Combined Therapy is Effective for Patients with Refractory Bipolar Disorder in the Long-Term

According to a recent study published in European Psychiatry, a combined treatment, including cognitive behavior therapy (CBT), psycho-education, and pharmacology results in greater long-term efficacy in patients with refractory bipolar disorder than standard pharmacological treatment.

The current study is a 5-year follow-up to a previous trial which examined the differences in efficacy for patients (n=40) with treatment resistant bipolar disorder who were randomly assigned to an experimental group that used a combined therapy, or control group that used pharmacology alone.  There were multiple evaluation points (6-months, 12-months, and 5-years) and at each follow-up, the between-group differences remained significant.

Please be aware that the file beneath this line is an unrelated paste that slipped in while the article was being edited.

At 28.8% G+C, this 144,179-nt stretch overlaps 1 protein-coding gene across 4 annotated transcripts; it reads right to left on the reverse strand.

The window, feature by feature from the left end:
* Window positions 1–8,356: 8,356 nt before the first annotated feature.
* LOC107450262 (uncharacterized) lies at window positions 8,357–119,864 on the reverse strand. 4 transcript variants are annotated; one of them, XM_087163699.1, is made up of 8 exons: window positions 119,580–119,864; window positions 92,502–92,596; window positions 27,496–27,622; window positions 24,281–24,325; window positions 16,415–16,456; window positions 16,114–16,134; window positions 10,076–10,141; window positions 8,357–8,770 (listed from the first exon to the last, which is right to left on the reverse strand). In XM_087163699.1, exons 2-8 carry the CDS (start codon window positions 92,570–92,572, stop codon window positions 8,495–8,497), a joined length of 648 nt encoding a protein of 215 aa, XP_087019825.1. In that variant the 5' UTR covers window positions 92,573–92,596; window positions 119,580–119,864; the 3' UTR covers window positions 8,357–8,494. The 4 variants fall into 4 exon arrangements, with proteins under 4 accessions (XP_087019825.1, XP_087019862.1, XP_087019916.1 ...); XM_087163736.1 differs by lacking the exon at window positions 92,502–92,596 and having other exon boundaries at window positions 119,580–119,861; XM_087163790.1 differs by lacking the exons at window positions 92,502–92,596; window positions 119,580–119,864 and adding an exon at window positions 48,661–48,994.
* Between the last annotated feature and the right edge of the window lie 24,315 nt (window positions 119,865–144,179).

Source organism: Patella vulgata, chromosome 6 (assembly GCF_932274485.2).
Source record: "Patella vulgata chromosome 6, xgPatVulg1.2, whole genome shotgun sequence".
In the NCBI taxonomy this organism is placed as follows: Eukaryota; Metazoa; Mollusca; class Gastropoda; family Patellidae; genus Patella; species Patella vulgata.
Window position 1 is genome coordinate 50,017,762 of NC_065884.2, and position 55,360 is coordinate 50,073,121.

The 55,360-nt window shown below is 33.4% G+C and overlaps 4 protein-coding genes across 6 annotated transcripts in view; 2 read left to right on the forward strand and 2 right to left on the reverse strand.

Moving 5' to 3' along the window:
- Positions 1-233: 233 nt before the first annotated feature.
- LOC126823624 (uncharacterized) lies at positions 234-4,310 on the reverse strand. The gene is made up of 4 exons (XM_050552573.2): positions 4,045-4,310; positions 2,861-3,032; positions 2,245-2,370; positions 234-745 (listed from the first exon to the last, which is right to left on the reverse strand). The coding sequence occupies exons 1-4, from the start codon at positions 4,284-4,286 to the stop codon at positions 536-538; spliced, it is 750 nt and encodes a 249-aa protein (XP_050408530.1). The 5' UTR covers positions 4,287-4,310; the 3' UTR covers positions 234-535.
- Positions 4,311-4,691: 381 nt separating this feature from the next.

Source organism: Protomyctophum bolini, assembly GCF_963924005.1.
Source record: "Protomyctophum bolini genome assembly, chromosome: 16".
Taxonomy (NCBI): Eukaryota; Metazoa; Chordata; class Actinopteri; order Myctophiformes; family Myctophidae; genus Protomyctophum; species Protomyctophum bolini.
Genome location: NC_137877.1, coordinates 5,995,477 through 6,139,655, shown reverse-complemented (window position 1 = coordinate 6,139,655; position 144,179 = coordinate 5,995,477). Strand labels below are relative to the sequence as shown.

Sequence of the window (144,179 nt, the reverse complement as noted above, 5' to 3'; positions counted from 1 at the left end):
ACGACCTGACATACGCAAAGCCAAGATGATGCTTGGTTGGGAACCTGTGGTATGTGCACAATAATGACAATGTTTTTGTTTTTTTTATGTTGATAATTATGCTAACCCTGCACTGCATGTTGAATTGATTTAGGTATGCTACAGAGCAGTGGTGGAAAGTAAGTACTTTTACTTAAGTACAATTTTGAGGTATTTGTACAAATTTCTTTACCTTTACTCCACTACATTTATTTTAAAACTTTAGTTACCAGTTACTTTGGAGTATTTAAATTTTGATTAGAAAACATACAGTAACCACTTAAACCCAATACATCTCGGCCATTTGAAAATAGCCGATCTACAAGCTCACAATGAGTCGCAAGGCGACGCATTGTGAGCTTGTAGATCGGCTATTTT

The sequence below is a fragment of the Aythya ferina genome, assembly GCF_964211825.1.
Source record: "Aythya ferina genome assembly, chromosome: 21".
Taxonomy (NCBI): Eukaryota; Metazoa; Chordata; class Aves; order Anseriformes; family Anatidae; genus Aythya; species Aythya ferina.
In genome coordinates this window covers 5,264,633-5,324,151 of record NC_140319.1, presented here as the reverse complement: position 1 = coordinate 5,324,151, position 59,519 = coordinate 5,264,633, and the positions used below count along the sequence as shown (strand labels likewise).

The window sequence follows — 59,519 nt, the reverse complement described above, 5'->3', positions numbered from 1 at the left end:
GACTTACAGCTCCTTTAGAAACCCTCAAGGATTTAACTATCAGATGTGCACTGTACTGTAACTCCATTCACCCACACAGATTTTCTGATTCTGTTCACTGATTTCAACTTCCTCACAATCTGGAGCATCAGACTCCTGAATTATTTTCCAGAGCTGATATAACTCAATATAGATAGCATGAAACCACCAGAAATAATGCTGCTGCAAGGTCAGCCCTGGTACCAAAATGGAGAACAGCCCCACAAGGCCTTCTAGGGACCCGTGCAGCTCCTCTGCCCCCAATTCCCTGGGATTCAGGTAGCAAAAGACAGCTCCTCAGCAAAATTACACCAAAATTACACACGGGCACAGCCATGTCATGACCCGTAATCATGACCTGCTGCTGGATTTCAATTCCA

At all follow-up points, the combined therapy group had lower depression and anxiety scores. They also showed significant differences in mania and maladjustment at post-treatment, which were sustained through the 6-month, 12-month, and 5-year evaluation points. Further, the experimental group had fewer hospitalizations at the 12-month evaluation point. At the 5-year follow-up, 88.9% of patients who received pharmacological treatment alone continued to show persistent affective symptoms and/or difficulties in social-occupational functioning, compared to just 20% of patients who received the combined therapy treatment.

These findings suggest that a combined therapy, including CBT, psycho-education, and pharmacology may be quite helpful for patients with refractory bipolar disorder in the long term and superior to pharmacological treatment, alone.

González, I. A., Echeburúa, E., Limiñana, J. M., & González-Pinto, A. (2012) Psychoeducation and cognitive-behavioral therapy for patients with refractory bipolar disorder: A 5-year controlled clinical trial. European Psychiatry. In Press

CBT for Chronic Schizophrenia